Since the purpose of communications technology remains singular (moving information across spacetime) despite technological advances, whichever technology is best at fulfilling this purpose has a tendency to become dominant in the marketplace. This tendency, reinforced by network effects, has driven communications technology evolution from carrier pigeons to telegraphs, to the internet today. This is an expression of the winner-take-all (or, winner-take-most) dynamic inherent to many networks, including those of the communications and monetary technology varieties.
Similar to the purpose of communications technology, the purpose of monetary technology is singular: to move value across spacetime. The various monetary technologies used to fulfill this purpose, however, undergo market-driven discovery and, thus, evolve over time based on their respective monetary traits. In respect to the traits of money, the one that takes primacy in determining a specific monetary technology’s likelihood of success in the free market is its hardness (also called the scarcity or soundness of money). This trait is of primary importance because it determines a money’s usefulness as a store of value, and a money that cannot adequately store value across time necessarily cannot transmit value effectively across space. The relative hardness, or scarcity, of a competing monetary technology is quantified by its stock-to-flow ratio, a valuation metric also common in precious metals markets such as gold:
· Stock is the existing unit supply of monetary units (for example: ounces of gold, quantity of US Dollars, or quantity of Bitcoin)
· Flow is the newly created supply over a specific time span, usually one year
· The stock-to-flow ratio is calculated by dividing the stock of monetary units by its newly created supply flow (can be thought of as the inverse of inflation)
· The higher the stock-to-flow ratio, the greater the hardness (also called soundness or scarcity) of the monetary technology
We can think of monetary hardness as the difficulty (or cost) necessary to produce an incremental unit of a monetary technology. For instance, the capital and operational expenditure necessary to extract an ounce of gold from the ground is the basis of its monetary hardness. As producers of gold will always seek to extract it until their incremental cost per ounce is equal to their incremental revenue per ounce (in other words, until marginal cost equals marginal revenue), there is a perpetual financial incentive for producers to maximize new supply flows up to the point of economic breakeven. In comparison to communications technologies, money exhibits much stronger centripetal, winner-take-all network effects that drive users to adopt a single store of value. Those who fail to adopt the hardest money available to them face a debasement of their stored value by those who can produce it at an incremental profit (where MC<MR). Hard money, then, is simply the monetary technology freely selected in an unobstructed marketplace as the most sound store of value available. Historically, gold prevailed as hard money precisely because of its superior stock-to-flow ratio relative to other monetary metals:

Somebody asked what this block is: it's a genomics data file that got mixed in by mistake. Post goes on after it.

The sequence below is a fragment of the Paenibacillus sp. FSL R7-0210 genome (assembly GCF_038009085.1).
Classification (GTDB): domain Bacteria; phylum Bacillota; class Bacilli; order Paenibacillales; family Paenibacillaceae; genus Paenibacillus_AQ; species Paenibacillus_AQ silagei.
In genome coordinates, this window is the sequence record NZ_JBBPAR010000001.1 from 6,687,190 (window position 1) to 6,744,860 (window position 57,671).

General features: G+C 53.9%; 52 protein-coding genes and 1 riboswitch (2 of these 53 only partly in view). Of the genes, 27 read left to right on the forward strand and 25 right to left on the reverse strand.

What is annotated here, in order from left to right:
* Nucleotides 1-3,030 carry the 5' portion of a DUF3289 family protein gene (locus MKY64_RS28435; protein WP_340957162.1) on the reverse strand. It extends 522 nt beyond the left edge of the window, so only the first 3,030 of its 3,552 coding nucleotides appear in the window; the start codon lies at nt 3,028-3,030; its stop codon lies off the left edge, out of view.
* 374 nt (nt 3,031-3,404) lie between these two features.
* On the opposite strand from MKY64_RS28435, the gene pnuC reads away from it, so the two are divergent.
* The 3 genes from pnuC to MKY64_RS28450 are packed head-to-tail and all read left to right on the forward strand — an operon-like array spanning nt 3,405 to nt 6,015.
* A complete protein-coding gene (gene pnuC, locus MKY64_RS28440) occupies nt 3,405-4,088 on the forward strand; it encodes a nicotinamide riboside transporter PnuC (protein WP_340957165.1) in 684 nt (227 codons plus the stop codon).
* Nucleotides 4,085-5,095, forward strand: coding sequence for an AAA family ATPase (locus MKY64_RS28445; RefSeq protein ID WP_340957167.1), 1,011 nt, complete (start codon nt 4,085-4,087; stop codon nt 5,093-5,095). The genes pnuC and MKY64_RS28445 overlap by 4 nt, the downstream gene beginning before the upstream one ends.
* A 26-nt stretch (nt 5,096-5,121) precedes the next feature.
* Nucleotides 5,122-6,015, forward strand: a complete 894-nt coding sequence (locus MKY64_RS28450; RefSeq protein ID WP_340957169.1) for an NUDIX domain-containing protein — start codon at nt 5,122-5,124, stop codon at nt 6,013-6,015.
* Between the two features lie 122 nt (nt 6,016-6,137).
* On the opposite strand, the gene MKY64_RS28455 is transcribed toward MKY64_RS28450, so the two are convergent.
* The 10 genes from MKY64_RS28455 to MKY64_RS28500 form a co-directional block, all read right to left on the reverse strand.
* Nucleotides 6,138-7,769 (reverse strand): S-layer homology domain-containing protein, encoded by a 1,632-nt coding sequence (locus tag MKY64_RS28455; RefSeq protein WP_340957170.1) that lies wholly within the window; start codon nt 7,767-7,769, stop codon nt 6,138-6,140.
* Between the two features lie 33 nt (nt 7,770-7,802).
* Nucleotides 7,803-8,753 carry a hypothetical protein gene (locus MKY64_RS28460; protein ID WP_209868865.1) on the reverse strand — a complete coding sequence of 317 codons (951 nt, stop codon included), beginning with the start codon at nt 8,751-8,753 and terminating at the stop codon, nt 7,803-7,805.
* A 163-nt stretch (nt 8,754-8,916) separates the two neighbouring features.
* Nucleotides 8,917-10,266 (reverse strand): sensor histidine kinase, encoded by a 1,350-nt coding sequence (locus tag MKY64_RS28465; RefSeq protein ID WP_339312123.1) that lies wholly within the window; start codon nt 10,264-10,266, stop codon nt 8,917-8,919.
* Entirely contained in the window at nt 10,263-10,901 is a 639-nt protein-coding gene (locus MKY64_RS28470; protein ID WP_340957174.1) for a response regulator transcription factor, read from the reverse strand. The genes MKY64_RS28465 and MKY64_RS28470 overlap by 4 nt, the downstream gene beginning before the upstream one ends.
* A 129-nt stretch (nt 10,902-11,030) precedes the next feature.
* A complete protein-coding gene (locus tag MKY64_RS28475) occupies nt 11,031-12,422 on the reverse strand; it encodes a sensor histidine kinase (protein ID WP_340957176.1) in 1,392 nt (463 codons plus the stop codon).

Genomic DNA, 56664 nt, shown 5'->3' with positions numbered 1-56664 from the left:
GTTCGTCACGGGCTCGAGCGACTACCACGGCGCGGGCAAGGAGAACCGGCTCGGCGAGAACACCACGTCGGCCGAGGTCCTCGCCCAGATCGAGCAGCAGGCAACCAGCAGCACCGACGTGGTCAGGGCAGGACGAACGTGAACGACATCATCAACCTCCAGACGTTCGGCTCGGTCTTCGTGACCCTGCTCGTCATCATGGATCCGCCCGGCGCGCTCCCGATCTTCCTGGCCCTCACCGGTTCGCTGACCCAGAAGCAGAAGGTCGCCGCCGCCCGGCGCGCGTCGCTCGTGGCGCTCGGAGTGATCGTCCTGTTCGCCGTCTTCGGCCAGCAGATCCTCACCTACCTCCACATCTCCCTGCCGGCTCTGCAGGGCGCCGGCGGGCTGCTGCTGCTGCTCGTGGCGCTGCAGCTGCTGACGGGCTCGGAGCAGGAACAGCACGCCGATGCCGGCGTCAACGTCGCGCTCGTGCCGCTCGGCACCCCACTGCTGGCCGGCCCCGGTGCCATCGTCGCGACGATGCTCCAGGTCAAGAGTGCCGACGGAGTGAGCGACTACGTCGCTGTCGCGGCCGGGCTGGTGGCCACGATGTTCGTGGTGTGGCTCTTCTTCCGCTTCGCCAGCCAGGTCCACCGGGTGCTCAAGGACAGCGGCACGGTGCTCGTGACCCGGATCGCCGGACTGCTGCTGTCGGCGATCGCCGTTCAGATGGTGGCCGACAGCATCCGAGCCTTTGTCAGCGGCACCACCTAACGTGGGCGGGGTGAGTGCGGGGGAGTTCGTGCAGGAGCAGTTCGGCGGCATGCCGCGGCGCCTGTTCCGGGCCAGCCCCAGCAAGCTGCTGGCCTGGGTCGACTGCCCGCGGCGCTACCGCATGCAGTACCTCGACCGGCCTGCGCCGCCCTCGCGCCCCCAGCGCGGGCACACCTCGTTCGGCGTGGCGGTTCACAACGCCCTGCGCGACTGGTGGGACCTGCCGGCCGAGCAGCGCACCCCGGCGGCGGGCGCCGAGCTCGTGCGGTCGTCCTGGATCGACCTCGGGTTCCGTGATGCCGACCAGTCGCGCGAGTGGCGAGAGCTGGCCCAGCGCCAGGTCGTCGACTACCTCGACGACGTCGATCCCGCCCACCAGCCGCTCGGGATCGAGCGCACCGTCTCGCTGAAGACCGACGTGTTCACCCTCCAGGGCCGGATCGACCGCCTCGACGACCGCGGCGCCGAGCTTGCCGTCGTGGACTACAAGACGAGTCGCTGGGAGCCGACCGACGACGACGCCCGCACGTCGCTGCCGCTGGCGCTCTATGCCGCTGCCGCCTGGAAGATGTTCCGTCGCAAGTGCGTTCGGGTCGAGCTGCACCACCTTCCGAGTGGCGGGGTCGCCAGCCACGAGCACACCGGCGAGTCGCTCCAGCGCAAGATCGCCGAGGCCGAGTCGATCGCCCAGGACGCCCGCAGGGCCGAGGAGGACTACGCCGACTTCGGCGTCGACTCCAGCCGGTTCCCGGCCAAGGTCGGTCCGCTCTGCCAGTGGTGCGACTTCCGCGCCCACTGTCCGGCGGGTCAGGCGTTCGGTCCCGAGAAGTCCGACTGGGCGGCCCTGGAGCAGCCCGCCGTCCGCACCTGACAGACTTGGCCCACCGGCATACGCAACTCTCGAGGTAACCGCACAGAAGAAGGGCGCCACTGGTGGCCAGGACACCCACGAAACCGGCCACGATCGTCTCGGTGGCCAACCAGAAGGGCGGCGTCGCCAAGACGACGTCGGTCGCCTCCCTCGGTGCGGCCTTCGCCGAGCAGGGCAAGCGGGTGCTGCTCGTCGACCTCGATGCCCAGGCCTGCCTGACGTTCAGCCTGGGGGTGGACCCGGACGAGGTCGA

On the free market, people naturally and rationally choose to store the value created by their work in the monetary technology that is hardest to produce, since producing new units dilutes the value of existing units for all holders of said money. Since gold exhibits superior monetary hardness, it has outcompeted silver and other monetary metals several times throughout history. Gold outcompetes due to the game-theoretic aspects of an evolving store of value:
Since gold is virtually indestructible, nearly every ounce mined throughout human history remains part of its extant supply; and since gold is relatively rare in the Earth’s crust, its new supply flows are a small percentage of its existing stock each year. Taken together, these properties give gold the highest stock-to-flow ratio of any monetary technology in the world (before Bitcoin), meaning that its supply inflates at a relatively low and predictable rate. Superior hardness is precisely why gold became the dominant monetary technology on the free market.
Game theory tells us, and market history proves, that anyone who can, for instance, profit from silver production by selling it at a higher price than it cost to produce, has a direct financial incentive (the protection of value across time) to store any profits generated in the hardest form of money available to them. As all market participants are subjected to this harsh economic reality, this persistent incentive triggers investment flows from silver (or any other softer monetary technology) to gold (or the hardest form of money available). In this way, free market competition causes people to converge on a single store of value and, therefore, perpetually promulgates hard money. This is not surprising, as free markets tend to zero in on the best possible technological solutions to problems, discarding the rest. And conceptually, in the same way that money is an emergent property of a direct exchange (barter) economy, hard money is an emergent property of an indirect exchange (monied) economy.